I’ve gotten a few emails lately asking about purchasing insulin abroad. So in case anyone is looking for this information, here’s what I know:
If possible, I’d always recommend getting as much insulin as you can in your home country, before you depart for any travel. Insulin is pretty compact, which means it won’t eat up half your suitcase. And by bringing it, you’re guaranteed to have the most vital part of your diabetes management on hand.
To stock up on your insulin before a trip, you have a few options:
- Seek a vacation override, from your pharmacy, which will generally allow you to fill more insulin than your normal allotment.
- As soon as you book your trip, start filling your insulin prescription refills as soon as you’re allowed to, and try to create some extra supplies. Most pharmacies allow you to fill a prescription shortly before your previous 30-day or 90-day prescription should be up, allowing you to have a bit more insulin on hand than you need. Look for the prescription refill date on your latest fill, and mark it on your calendar.
- Pony up the money and pay for it out of pocket. No fun, but effective.
But I’d rather purchase abroad…
If the above doesn’t appeal to you, or you’d really rather not carry all that precious-but-expensive insulin on you, here’s what I can tell you about purchasing it abroad:
- Bring a copy of your insulin prescription with you. You may not need it, but if you do, it’ll save you a trip to the doctor’s while overseas.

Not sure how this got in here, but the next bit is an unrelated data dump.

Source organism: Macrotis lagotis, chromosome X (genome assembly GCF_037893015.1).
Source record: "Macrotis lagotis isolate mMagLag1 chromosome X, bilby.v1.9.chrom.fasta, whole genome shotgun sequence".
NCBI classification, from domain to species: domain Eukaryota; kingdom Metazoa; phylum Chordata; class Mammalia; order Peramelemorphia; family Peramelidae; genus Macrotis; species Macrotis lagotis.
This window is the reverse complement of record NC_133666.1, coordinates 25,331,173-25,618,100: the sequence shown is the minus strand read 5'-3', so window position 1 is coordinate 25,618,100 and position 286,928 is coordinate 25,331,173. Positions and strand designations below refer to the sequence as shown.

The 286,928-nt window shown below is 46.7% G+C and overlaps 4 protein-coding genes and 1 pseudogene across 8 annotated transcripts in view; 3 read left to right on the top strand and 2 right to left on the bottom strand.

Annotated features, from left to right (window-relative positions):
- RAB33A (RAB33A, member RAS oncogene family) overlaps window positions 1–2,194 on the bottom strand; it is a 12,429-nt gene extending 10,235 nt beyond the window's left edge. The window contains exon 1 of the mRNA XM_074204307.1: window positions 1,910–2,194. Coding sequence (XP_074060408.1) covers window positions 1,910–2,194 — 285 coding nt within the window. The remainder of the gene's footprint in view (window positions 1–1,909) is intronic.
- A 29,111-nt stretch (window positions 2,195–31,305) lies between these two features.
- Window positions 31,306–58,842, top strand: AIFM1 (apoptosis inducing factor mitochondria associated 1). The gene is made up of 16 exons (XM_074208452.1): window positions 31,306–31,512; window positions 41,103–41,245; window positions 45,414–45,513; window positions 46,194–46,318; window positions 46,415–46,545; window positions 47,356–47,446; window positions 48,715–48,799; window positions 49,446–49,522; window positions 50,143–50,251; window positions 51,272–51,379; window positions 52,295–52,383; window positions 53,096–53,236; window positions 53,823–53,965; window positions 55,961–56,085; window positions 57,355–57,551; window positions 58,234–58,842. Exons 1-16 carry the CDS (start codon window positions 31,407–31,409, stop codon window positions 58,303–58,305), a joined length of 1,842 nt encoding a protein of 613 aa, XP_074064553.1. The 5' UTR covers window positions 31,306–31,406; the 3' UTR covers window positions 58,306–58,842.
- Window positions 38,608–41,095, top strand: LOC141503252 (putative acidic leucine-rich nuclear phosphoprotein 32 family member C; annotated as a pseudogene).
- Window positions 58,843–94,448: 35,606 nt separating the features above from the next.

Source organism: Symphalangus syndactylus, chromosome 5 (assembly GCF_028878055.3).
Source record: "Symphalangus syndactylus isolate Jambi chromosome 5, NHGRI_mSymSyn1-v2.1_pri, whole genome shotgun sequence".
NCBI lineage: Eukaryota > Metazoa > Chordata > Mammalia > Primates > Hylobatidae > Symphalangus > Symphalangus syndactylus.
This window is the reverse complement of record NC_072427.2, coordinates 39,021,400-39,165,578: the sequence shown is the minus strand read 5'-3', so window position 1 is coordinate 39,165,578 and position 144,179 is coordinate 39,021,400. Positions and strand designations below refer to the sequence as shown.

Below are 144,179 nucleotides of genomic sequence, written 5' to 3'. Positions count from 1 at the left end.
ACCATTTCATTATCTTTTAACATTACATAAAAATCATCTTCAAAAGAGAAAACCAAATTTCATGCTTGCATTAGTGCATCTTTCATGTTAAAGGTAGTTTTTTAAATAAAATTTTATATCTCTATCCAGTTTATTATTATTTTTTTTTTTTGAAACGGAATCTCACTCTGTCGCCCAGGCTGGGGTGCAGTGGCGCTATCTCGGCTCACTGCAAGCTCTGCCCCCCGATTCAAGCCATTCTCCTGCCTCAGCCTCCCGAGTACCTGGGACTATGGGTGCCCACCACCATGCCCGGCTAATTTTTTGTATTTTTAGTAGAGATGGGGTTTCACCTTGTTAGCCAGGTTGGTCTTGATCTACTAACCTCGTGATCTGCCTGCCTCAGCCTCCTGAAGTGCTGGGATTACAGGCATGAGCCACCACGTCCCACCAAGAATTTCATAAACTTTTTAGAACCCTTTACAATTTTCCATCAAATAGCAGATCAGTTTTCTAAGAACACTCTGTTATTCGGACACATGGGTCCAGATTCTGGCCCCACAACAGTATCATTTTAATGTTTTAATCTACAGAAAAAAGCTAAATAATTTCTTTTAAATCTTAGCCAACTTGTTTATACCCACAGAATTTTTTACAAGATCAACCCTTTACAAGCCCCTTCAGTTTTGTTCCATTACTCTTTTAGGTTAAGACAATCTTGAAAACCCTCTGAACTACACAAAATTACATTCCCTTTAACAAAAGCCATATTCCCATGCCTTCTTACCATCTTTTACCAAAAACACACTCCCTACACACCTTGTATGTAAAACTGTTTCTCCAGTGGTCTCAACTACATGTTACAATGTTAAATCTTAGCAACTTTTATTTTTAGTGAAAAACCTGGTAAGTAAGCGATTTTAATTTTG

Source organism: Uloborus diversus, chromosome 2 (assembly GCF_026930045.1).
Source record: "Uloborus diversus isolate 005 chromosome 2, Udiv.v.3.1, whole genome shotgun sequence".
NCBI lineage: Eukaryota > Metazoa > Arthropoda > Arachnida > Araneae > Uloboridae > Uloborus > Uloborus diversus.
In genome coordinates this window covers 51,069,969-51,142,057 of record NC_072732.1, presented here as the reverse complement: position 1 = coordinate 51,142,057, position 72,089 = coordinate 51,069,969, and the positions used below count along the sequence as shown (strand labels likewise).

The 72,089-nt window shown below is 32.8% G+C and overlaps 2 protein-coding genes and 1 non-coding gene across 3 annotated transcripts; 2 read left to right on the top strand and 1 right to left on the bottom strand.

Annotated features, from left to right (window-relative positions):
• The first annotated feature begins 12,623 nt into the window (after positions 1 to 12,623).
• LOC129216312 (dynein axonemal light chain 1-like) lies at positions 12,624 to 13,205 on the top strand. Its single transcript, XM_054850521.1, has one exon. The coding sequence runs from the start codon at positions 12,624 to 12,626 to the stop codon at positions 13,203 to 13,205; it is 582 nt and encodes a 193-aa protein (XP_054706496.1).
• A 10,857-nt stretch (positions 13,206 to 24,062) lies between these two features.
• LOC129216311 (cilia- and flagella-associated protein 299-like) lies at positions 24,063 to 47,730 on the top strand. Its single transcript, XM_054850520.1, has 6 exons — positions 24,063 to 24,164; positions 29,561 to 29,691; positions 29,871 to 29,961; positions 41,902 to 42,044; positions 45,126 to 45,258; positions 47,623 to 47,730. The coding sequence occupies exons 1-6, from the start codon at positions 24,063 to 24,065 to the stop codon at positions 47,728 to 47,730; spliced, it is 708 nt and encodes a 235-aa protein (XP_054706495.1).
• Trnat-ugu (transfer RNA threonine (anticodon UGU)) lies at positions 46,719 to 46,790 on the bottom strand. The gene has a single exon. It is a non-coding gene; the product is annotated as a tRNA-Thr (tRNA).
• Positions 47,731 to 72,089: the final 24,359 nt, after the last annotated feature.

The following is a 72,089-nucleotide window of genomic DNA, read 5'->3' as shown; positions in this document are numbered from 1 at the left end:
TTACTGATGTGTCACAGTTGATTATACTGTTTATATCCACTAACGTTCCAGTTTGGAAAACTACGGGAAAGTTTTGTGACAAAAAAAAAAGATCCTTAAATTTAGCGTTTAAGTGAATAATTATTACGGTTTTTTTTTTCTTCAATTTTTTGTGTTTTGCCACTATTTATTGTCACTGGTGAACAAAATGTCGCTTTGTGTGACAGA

- Read up on insulin strength. There is a big difference between U-100 and U-500 insulin–U-500 is 5x as strong, and you’d obviously want to be prepared to change your doses if the strength is different in the country you purchase it in.
- Don’t expect too much sticker shock. In general, medication abroad is going to be less expensive (at least than the U.S., where I am from). For instance, a pharmacy in Cambodia charges $18 for a 300-unit insulin pen. The same thing would cost about $90 in the U.S.
- Do a little leg work in advance. Before you leave home, your best route is to actually contact your insulin producer directly, to see where they sell the insulin. That way you’ll know where you can buy it, and potentially how much it costs. I used this route when my insulin pump broke, and I needed a specific meter brand to match my test strips. A good place to start is your insulin producer’s website, which should link to their international sites and their customer support.
If anyone has stories about purchasing insulin abroad, please share in the comments.
Storing Insulin While Traveling
When you have your insulin, it’s important to make sure it stays potent throughout the trip.
If you plan to visit anywhere where it gets above 80 degrees, I’d highly recommend using something to keep your insulin cool. I use a Frio pouch to store mine, which is still going strong 9 months into our trip. After soaking the pouch in water, it retains the moisture and keeps your insulin cool for up to three days.